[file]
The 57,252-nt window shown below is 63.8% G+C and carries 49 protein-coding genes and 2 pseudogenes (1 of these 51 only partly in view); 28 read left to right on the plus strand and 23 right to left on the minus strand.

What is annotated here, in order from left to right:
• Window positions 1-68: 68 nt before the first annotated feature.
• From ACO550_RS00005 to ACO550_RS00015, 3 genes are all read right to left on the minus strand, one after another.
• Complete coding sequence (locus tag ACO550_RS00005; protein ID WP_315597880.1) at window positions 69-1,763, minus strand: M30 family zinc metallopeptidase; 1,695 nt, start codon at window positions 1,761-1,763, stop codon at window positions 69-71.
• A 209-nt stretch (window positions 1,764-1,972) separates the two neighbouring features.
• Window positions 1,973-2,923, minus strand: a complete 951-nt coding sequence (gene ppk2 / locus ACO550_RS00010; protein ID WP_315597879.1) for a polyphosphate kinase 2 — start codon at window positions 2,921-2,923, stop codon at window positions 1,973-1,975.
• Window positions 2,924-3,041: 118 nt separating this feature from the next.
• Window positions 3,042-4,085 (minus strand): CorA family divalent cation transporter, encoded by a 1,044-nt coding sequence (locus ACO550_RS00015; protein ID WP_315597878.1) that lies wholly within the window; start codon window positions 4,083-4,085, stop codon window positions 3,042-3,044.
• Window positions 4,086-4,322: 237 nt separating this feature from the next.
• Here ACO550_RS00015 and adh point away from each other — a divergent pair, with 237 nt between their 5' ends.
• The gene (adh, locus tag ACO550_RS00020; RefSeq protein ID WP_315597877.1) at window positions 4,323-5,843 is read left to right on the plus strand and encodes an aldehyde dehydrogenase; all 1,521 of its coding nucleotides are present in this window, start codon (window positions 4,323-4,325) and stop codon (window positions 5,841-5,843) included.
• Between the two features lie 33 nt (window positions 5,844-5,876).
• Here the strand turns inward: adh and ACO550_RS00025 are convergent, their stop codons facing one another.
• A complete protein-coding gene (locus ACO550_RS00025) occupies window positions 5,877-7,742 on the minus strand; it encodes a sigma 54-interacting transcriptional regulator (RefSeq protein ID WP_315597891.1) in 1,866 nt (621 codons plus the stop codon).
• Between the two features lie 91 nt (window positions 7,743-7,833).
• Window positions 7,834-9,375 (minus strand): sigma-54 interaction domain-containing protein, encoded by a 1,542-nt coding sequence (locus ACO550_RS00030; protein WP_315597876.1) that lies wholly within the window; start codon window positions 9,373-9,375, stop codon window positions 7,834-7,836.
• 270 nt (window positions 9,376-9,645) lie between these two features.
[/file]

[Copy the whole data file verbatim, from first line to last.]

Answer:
The 57,252-nt window shown below is 63.8% G+C and carries 49 protein-coding genes and 2 pseudogenes (1 of these 51 only partly in view); 28 read left to right on the plus strand and 23 right to left on the minus strand.

What is annotated here, in order from left to right:
• Window positions 1-68: 68 nt before the first annotated feature.
• From ACO550_RS00005 to ACO550_RS00015, 3 genes are all read right to left on the minus strand, one after another.
• Complete coding sequence (locus tag ACO550_RS00005; protein ID WP_315597880.1) at window positions 69-1,763, minus strand: M30 family zinc metallopeptidase; 1,695 nt, start codon at window positions 1,761-1,763, stop codon at window positions 69-71.
• A 209-nt stretch (window positions 1,764-1,972) separates the two neighbouring features.
• Window positions 1,973-2,923, minus strand: a complete 951-nt coding sequence (gene ppk2 / locus ACO550_RS00010; protein ID WP_315597879.1) for a polyphosphate kinase 2 — start codon at window positions 2,921-2,923, stop codon at window positions 1,973-1,975.
• Window positions 2,924-3,041: 118 nt separating this feature from the next.
• Window positions 3,042-4,085 (minus strand): CorA family divalent cation transporter, encoded by a 1,044-nt coding sequence (locus ACO550_RS00015; protein ID WP_315597878.1) that lies wholly within the window; start codon window positions 4,083-4,085, stop codon window positions 3,042-3,044.
• Window positions 4,086-4,322: 237 nt separating this feature from the next.
• Here ACO550_RS00015 and adh point away from each other — a divergent pair, with 237 nt between their 5' ends.
• The gene (adh, locus tag ACO550_RS00020; RefSeq protein ID WP_315597877.1) at window positions 4,323-5,843 is read left to right on the plus strand and encodes an aldehyde dehydrogenase; all 1,521 of its coding nucleotides are present in this window, start codon (window positions 4,323-4,325) and stop codon (window positions 5,841-5,843) included.
• Between the two features lie 33 nt (window positions 5,844-5,876).
• Here the strand turns inward: adh and ACO550_RS00025 are convergent, their stop codons facing one another.
• A complete protein-coding gene (locus ACO550_RS00025) occupies window positions 5,877-7,742 on the minus strand; it encodes a sigma 54-interacting transcriptional regulator (RefSeq protein ID WP_315597891.1) in 1,866 nt (621 codons plus the stop codon).
• Between the two features lie 91 nt (window positions 7,743-7,833).
• Window positions 7,834-9,375 (minus strand): sigma-54 interaction domain-containing protein, encoded by a 1,542-nt coding sequence (locus ACO550_RS00030; protein WP_315597876.1) that lies wholly within the window; start codon window positions 9,373-9,375, stop codon window positions 7,834-7,836.
• 270 nt (window positions 9,376-9,645) lie between these two features.